Japanese Language Courses in Japan
A unique history and geographically and politically isolated for
long stretches of time Japan has breed a singular people, distinct
culture and is an exciting place to travel to: safe, friendly
Japanese cities bewitch through atmosphere and flair rather than
with singular landmarks and unique architectural highlights (although
you'll find them, too). Tokyo,
a vast urban expanse, with nearby Yokohama and Mt. Fuji,
a symmetrical volcanic mountain with 5 lakes at the bottom is a
favorite destination. Kyoto
features a large palace and temple area as it was the imperial capital
from 8th to 19th century.
Daisetsuzan and Kirishima national parks offer beautiful
mountain scenery and hiking, walking and skiing facilities. Like
all else in this densely populated country, they can be crowded.
Seagaia Ocean Dome is the largest indoors water resort with
a retractable roof. Ironically, Seagaia is located next to some
of the most attractive beaches in Japan.
Seize the chance to immerse yourself in Japanese culture. Traditional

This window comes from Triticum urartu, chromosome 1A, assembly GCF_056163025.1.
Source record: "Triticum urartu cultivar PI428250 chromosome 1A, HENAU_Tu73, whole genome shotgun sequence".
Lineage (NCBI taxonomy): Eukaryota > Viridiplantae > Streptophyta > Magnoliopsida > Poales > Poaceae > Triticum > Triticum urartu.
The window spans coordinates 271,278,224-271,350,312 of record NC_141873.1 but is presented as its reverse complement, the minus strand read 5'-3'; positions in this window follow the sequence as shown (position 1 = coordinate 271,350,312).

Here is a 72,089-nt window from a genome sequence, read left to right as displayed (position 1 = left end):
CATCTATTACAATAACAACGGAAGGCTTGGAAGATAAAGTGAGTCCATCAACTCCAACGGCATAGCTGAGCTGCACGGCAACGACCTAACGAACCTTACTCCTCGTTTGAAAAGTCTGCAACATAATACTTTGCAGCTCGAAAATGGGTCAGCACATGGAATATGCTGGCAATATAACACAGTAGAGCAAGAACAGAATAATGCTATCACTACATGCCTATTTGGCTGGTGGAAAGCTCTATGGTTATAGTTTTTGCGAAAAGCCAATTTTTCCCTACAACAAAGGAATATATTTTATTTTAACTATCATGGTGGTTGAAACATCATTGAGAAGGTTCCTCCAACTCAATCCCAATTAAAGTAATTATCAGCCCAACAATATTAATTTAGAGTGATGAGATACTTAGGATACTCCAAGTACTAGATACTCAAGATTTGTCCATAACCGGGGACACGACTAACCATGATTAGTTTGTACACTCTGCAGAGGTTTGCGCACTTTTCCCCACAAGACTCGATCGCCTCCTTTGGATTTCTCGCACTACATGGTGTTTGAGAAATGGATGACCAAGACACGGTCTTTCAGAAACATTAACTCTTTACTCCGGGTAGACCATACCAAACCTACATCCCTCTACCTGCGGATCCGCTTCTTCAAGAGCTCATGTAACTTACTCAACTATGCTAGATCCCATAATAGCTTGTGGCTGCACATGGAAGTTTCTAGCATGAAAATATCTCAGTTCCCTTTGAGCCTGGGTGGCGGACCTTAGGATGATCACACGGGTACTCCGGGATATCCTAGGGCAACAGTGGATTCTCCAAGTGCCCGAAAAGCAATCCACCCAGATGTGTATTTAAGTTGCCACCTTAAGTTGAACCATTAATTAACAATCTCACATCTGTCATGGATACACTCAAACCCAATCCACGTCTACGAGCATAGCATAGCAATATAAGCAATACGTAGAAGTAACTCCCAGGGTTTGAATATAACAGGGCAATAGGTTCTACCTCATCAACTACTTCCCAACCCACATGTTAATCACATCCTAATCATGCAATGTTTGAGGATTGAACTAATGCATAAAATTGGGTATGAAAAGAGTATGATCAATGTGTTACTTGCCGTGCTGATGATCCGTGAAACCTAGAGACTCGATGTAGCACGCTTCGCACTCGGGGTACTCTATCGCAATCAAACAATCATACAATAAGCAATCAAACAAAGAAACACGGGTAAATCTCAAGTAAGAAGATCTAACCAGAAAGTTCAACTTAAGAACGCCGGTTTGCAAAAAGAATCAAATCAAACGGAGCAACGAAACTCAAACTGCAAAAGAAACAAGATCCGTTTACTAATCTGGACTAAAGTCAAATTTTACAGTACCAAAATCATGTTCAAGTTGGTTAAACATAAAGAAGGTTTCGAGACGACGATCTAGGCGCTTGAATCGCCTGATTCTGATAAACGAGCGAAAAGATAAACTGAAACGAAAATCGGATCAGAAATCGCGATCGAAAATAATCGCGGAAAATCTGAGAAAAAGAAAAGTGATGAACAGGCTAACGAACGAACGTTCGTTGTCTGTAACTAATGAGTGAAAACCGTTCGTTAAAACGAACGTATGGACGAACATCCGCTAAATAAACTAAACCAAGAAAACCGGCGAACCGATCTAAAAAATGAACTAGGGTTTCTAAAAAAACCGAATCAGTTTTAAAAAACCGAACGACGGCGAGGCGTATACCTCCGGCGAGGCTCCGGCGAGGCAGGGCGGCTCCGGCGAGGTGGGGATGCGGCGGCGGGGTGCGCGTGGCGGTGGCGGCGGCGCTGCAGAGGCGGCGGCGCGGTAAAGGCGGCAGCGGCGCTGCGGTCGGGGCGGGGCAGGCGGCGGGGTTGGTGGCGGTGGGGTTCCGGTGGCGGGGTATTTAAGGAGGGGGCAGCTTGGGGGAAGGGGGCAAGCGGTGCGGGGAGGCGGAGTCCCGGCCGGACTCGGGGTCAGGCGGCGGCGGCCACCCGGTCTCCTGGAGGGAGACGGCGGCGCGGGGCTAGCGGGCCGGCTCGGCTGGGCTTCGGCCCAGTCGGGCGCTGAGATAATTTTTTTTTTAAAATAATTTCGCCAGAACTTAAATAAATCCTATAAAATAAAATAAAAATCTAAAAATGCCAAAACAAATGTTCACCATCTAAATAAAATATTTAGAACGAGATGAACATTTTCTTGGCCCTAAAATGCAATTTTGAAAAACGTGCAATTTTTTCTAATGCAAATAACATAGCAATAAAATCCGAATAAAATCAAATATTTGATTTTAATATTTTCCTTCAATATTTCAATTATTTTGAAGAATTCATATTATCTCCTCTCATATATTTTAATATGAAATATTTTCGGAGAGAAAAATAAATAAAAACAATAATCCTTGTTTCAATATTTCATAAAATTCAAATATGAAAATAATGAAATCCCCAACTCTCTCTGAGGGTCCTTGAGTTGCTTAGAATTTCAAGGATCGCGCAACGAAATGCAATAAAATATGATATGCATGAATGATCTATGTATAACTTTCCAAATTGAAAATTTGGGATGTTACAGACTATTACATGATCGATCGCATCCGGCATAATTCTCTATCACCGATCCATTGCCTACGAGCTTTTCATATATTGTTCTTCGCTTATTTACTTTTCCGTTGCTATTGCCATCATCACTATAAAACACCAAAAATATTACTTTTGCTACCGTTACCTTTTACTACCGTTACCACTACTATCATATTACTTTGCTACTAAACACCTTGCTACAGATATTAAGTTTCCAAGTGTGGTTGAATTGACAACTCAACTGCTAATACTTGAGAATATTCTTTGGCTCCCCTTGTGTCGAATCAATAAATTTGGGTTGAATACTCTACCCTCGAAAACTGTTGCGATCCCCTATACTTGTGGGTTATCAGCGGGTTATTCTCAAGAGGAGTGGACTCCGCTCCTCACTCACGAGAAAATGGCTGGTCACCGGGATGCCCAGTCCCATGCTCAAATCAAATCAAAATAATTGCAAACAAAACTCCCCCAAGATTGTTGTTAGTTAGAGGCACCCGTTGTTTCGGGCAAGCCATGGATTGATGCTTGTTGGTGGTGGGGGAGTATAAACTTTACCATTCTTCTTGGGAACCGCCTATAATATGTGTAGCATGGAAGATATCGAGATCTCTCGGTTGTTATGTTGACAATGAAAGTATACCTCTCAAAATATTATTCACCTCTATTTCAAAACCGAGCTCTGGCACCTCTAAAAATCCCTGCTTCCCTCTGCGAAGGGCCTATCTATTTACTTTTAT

forms of Japanese theater with exclusively male actors include
popular Kabuki, aristocratic Noh and Bunraku,
the traditional Japanese puppet theater. Landscaping and ikebana,
the art of the flower arrangement, interact and can be admired in
parks and department stores. Zen Buddhism and tea ceremony
share some principles. And then there is Japanese cuisine,
which is by far more diverse than sushi and sashimi.
The daring can try some deadly blowfish fugu, the others
are safe sampling kaiseki (Japan's haute cuisine with matching
prices), tempura, various noodles, teppanyaki (steak
house with at table preparation) and what not. Rice is so important
to Japanese food that 'rice' and 'meal' are depicted by the same
International Japanese courses and study programs in Tokyo